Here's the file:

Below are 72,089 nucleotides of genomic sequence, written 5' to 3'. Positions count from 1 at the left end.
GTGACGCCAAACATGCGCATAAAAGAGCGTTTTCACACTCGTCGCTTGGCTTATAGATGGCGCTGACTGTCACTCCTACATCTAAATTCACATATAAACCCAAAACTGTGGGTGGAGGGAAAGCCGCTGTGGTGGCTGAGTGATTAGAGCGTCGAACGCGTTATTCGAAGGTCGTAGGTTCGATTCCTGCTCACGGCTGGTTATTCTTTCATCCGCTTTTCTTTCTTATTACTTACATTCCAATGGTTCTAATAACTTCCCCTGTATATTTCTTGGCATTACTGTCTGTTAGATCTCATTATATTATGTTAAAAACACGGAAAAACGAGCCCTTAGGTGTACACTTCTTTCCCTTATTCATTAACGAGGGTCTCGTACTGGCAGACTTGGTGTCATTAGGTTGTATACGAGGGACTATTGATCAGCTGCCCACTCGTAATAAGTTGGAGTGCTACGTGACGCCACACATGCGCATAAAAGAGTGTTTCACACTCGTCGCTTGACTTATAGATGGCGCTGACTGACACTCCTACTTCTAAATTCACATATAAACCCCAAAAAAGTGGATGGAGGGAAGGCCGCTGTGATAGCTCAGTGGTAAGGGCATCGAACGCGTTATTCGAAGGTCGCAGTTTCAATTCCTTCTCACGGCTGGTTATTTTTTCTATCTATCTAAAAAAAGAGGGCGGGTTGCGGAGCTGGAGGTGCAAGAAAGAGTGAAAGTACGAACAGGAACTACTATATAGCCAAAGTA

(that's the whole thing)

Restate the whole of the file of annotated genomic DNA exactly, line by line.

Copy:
Below are 72,089 nucleotides of genomic sequence, written 5' to 3'. Positions count from 1 at the left end.
GTGACGCCAAACATGCGCATAAAAGAGCGTTTTCACACTCGTCGCTTGGCTTATAGATGGCGCTGACTGTCACTCCTACATCTAAATTCACATATAAACCCAAAACTGTGGGTGGAGGGAAAGCCGCTGTGGTGGCTGAGTGATTAGAGCGTCGAACGCGTTATTCGAAGGTCGTAGGTTCGATTCCTGCTCACGGCTGGTTATTCTTTCATCCGCTTTTCTTTCTTATTACTTACATTCCAATGGTTCTAATAACTTCCCCTGTATATTTCTTGGCATTACTGTCTGTTAGATCTCATTATATTATGTTAAAAACACGGAAAAACGAGCCCTTAGGTGTACACTTCTTTCCCTTATTCATTAACGAGGGTCTCGTACTGGCAGACTTGGTGTCATTAGGTTGTATACGAGGGACTATTGATCAGCTGCCCACTCGTAATAAGTTGGAGTGCTACGTGACGCCACACATGCGCATAAAAGAGTGTTTCACACTCGTCGCTTGACTTATAGATGGCGCTGACTGACACTCCTACTTCTAAATTCACATATAAACCCCAAAAAAGTGGATGGAGGGAAGGCCGCTGTGATAGCTCAGTGGTAAGGGCATCGAACGCGTTATTCGAAGGTCGCAGTTTCAATTCCTTCTCACGGCTGGTTATTTTTTCTATCTATCTAAAAAAAGAGGGCGGGTTGCGGAGCTGGAGGTGCAAGAAAGAGTGAAAGTACGAACAGGAACTACTATATAGCCAAAGTA